Friday, March 09, 2007


Me: I’ve sent this reviewer several pleas and still have gotten no response. His review is very late. What do you want to do?

Him: Send another reminder and tell him it’s urgent.

Me: That’s what I wrote in the last two e-mails. The manuscript was submitted three months ago.

Him: Tell him again. Keep telling him. Some people just need that.

Me: It’s very rude.

Him: Some people are just like that.

Me: I don’t have to like it.

Him: But you have to deal with it.

That's true. This is an example from a big barrel of both personal and impersonal islandic episodes.

My boss just delivered another life lesson. This one I already knew, but at nearly age 31 I don’t want to accept it, like a 4-year-old. I give consideration to other people and think I’ll get the same in return from everyone. Living on the East Coast should have worked this out of my Midwestern system, but it hasn’t yet. This will be the thing that either brings me down for good or which I transcend—into drug-like bliss where I’m able to smile at it.

Or maybe I’m not as considerate as I think, and maybe I am getting what’s due to me from sources indirect. It’s hard to tell from inside.

Or maybe this is just modern human protocol.

Wednesday, February 28, 2007


Last night I had a curious dream I’m going to try to bang out before I have to leave this seat.

I was on a bus, a public bus, I suppose, but it was smaller, somewhere between a regular yellow school bus and a short one, though it was white on the outside.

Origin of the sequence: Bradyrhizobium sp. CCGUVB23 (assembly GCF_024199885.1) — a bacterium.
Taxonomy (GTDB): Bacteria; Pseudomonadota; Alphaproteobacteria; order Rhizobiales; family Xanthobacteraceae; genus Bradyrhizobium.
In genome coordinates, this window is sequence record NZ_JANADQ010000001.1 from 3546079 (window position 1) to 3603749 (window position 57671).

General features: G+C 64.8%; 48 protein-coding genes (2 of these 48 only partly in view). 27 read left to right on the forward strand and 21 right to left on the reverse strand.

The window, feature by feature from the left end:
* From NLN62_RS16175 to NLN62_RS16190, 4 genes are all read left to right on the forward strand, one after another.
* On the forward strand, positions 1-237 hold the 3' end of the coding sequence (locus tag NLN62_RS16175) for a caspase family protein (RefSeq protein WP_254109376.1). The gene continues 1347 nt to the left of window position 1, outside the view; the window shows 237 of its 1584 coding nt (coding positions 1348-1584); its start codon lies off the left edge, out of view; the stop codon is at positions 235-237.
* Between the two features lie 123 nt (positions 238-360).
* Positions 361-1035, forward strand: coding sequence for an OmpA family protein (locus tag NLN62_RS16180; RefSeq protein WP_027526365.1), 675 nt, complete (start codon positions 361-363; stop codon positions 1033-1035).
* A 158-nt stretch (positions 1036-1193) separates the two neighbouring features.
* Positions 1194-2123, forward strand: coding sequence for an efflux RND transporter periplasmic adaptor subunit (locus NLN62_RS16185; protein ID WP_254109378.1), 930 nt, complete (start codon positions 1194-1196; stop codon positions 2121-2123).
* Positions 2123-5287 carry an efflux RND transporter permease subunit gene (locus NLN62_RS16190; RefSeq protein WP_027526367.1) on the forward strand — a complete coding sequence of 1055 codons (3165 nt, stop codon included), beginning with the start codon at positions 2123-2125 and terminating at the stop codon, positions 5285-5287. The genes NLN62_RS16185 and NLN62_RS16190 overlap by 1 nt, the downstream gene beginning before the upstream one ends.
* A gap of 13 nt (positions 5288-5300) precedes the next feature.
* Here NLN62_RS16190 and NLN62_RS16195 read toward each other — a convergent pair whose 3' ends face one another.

The café scene came either before or after the bus scene, or intermittently. I was with my grandma and my cousin Julie. Maybe we were headed somewhere and we needed something to eat. I don’t know why precisely the same bus would have waited for us.

Nobody in the café took interest in our interest in getting something to eat. We settled on something quick to take out with us. Coffee maybe. Maybe a muffin.

On the bus were roughly 14 people, maybe 12, including Uma Thurman and Brad Pitt. I had pre-dream knowledge, i.e., had learned earlier in the dream but also at the same time, that this was the scene in the movie when Uma’s emotional thrust comes to a head and blows.

She’s sitting next to Brad. All is quiet. She starts singing "Frere Jacques," quiet and pleasant. Then the melody overtakes her, she sings loudly, stands up, makes motions with her arms to get other people singing. A few chime in out of fear of the red her eyes and face have filled with. She’s got the animal rushing through her, blonde hair flying.

She looks at me, singing more loudly. I bob my head, sway, mumble out a few words to the song. Obviously, she’s disappointed, but Christ, was it up to me to make a monster happy?

She runs to the back of the bus, singing and thrashing—then leaps forward into Brad’s seat, gnashing a chunk out of his shoulder, bare for some reason, drawing much blood. She bites at his head many times, thrashing.

I had known this would happen. I had seen it.

Thursday, February 15, 2007